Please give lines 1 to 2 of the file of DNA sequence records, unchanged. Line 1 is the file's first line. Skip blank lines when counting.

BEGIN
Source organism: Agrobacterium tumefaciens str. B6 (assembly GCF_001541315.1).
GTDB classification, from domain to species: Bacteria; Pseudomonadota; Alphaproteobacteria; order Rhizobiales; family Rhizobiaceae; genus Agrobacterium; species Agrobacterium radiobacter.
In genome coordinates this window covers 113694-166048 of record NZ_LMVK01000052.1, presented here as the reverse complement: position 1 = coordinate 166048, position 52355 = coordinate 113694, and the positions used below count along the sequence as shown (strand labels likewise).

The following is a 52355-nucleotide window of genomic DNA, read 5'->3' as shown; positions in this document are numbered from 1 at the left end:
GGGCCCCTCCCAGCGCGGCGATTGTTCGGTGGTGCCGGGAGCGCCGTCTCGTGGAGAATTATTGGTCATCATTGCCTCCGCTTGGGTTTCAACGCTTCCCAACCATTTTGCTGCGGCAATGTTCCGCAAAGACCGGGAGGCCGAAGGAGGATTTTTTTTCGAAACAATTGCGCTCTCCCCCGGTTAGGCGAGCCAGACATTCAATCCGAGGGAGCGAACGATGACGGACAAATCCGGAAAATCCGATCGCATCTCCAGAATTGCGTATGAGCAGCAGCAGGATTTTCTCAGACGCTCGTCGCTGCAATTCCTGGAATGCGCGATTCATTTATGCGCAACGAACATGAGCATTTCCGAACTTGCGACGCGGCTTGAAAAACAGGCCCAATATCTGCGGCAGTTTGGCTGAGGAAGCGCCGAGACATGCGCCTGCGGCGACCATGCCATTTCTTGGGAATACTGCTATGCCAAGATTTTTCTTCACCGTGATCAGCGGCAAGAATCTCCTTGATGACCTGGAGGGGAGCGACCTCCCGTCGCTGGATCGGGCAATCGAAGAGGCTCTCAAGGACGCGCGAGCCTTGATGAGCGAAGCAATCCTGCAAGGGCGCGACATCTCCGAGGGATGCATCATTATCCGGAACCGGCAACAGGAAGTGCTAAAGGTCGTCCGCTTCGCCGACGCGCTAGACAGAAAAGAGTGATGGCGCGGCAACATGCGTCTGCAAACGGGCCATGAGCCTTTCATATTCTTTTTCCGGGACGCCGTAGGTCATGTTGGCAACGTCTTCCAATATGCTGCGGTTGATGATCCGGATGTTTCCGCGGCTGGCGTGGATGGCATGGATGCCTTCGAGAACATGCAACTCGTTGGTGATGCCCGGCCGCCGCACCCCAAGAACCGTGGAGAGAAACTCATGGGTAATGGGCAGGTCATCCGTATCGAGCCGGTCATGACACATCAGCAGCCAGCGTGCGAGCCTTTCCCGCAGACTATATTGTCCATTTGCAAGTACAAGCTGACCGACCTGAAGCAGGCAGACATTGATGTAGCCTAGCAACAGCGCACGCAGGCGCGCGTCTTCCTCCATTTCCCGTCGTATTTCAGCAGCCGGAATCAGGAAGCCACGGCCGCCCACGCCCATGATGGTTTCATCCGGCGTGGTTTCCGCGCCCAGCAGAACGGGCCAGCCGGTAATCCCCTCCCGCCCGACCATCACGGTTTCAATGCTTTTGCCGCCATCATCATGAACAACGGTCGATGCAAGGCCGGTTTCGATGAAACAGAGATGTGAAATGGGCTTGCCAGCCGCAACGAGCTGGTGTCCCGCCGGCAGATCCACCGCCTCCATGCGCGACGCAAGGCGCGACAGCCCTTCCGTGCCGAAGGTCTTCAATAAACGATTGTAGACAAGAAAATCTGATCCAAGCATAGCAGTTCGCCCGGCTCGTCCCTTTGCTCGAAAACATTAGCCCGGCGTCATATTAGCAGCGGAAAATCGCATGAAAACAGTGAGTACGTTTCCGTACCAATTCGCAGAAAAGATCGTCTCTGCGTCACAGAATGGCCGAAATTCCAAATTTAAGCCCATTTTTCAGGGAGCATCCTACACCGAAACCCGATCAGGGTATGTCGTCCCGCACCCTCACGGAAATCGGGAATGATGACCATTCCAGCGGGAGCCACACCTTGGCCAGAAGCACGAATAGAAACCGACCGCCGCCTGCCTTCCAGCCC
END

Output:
Source organism: Agrobacterium tumefaciens str. B6 (assembly GCF_001541315.1).
GTDB classification, from domain to species: Bacteria; Pseudomonadota; Alphaproteobacteria; order Rhizobiales; family Rhizobiaceae; genus Agrobacterium; species Agrobacterium radiobacter.